Scultura da viaggio, 1958

The two silkscreens below reflect one of Munari's most consistent concerns, the arrangement of planes of colour in a square format. He created the first of these Negativi-Positivi for the cover of Art d'Aujourd'hui in 1952. In 1945 the New York publication the Magazine of Art wrote of Munari's Negativi-Positivi, "his interest lies further in the advance and recession of planes, and in the possibilities for double-focus - that is, planes that seen to shift their position according to the juxtaposition."

Bruno Munari, Negativo/Positivo
Silkscreen, 1955

Bruno Munari, Negativo-Positivo
Silkscreen, 1956-57
(sorry about the wonky photo!)

MAC was dissolved in 1958, after the death of co-founder Gianni Monnet. Bruno Munari lived another 40 years, during which he continued to make art with ceaseless invention, and also forged a career as the creator of highly-innovative picture books for children, which encouraged kinaesthetic learning. Bruno Munari died in Milan in 1998.

Sunday, August 25, 2013

Women artists of MAC: Movimento Arte Concreta

What critical attention that has been focused on the Movimento Arte Concreta has been on the male artists who formed the overwhelming majority of the members of MAC. So I thought before I turned my attention to the men I would post about the three women who contributed original art to Documenti d'arte d'oggi.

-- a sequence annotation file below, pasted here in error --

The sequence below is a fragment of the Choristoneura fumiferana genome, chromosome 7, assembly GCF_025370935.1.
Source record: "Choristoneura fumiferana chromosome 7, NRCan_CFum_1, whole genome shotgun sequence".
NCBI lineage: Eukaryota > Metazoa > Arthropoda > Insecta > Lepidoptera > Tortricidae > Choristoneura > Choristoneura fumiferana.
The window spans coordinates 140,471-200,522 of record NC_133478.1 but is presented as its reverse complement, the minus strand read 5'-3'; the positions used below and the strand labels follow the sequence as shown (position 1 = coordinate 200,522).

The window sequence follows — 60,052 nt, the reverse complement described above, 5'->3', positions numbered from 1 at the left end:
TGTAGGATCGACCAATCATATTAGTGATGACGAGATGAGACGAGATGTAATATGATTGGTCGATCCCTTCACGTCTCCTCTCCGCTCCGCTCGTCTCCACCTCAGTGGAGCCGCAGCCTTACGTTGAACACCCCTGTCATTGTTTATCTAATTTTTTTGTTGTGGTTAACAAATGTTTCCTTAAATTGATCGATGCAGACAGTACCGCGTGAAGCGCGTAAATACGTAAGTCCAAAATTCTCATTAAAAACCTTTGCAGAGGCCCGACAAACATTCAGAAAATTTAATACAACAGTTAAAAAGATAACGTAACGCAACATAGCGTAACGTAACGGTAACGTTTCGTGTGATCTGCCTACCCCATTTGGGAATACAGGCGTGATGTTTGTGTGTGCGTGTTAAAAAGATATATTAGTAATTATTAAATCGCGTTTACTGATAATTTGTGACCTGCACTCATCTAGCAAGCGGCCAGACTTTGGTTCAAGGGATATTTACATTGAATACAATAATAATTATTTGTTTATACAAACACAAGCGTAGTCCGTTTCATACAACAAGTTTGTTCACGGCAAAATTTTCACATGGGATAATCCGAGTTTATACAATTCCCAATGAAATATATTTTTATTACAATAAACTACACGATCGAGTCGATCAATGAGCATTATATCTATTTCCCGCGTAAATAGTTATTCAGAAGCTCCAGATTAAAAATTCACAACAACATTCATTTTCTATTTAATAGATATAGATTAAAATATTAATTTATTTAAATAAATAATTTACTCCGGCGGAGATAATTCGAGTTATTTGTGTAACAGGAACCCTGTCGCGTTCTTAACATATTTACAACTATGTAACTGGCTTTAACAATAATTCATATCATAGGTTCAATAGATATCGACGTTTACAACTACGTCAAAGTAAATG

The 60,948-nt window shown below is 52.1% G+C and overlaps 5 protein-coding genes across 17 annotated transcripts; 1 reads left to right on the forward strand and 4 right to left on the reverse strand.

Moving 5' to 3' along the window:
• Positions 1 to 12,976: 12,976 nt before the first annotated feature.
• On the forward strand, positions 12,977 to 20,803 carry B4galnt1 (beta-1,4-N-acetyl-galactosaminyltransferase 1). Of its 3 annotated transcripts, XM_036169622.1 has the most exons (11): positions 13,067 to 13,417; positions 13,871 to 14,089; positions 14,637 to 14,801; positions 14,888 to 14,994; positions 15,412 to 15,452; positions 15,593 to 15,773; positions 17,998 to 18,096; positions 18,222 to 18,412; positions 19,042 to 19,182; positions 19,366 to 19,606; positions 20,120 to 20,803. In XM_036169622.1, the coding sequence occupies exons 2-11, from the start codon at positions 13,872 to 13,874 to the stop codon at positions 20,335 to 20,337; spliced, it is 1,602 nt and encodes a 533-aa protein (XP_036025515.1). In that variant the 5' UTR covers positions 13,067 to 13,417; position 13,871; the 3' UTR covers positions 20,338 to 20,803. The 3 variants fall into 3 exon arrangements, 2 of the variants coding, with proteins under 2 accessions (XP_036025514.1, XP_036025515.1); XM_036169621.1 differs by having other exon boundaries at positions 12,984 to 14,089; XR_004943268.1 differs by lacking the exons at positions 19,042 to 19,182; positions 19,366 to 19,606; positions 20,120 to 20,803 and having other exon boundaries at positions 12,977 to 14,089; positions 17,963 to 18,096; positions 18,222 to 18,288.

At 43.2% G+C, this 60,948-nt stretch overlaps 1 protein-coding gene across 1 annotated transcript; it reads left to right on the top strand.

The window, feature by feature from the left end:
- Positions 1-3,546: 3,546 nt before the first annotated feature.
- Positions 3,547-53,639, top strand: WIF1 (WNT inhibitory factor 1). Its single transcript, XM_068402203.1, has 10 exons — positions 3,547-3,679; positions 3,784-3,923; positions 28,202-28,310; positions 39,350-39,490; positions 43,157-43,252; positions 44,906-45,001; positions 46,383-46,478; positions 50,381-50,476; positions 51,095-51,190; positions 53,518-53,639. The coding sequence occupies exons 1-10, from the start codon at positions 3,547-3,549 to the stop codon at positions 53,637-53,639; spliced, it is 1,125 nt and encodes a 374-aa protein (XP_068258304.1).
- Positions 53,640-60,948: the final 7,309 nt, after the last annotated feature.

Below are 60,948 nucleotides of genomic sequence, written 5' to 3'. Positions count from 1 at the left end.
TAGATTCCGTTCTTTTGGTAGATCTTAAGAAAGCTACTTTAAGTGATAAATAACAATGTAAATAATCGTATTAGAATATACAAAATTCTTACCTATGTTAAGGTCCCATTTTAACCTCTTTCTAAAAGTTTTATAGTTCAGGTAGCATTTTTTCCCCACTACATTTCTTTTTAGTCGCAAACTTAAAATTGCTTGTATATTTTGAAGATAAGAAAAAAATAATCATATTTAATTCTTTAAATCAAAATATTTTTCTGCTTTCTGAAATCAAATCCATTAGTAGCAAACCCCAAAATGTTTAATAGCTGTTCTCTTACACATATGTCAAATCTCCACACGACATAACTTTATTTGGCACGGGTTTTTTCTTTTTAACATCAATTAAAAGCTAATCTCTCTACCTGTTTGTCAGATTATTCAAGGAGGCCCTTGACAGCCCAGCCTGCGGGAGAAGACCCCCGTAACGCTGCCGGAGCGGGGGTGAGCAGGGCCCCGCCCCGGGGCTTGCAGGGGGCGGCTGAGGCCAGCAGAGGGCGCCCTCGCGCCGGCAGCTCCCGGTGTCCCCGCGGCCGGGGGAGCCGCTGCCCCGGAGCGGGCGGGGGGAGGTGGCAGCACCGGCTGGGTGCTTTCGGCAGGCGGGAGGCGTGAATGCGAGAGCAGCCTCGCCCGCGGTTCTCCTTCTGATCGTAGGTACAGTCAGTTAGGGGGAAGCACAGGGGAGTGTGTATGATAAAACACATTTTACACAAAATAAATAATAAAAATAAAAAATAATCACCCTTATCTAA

Simonetta Vigevani Jung (1917-2005)

The first of these is Simonetta Vigevani Jung. She was born Simonetta Irene Jung in Palermo, Sicily in 1917. She first exhibited in Milan in 1955, and in New York the following year at the Duveen-Graham Gallery. Her work is distinguished by its dynamic forms and vivid colours - though colour is not an essential element of her art, as two cool black-and-white studies in line and form go to show. I have to say I personally prefer the colour work, with its enticing sense of cosmic rhythm. Writing of her "Light Forms" (Forme Luce) paintings of 1955 (to which the first six of my lithographs are closely related), Albert Duveen remarks on their "lilting airiness": "The lyrical movements, detached and ethereal, are created with such vivacity that they bespeak of a joyous nature - their voluptuousness, a refined sensuality. Here then is a personal language, emotional but disciplined, stirring us to our very depth. Truly a revelation rarely produced before within the limits of the abstract."

Simonetta Vigevani Jung
Six untitled lithographs (Forme Luce), 1955

Simonetta Vigevani Jung
Two untitled lithographs, 1956-57

Simonetta Vigevani Jung
Untitled lithograph, 1958

Though there is a monograph on her work by Giuseppe Marchiori, Simonetta Vigevani Jung seems to have fallen into underserved obscurity. She was first married to Angelo Vigevani with whom she had a daughter Diana. Vigevani died in a car accident when their daughter was seventeen years old. She remarried and then lived in Brussels with her husband Hubert De Schryver who was a Belgian consul. Simonetta Vigevani Jung died in Brussels in 2005.

Carol Rama (1918- )

The second female member of MAC is Carol Rama. One of Italy's most important female artists of the twentieth century, Carol Rama was born in Turin on 17 April 1918. Though she is now best-known for her provocative drawings and paintings exploring female sexuality, in a naive, almost "Outsider" style, in the 1950s Carol Rama was also an active member of the Movimento Arte Concreta. At this period she often spelled her name as one word, Carolrama. I really like her abstract compositions of this period, with their distinctive arrangements of block forms connected by thin rods.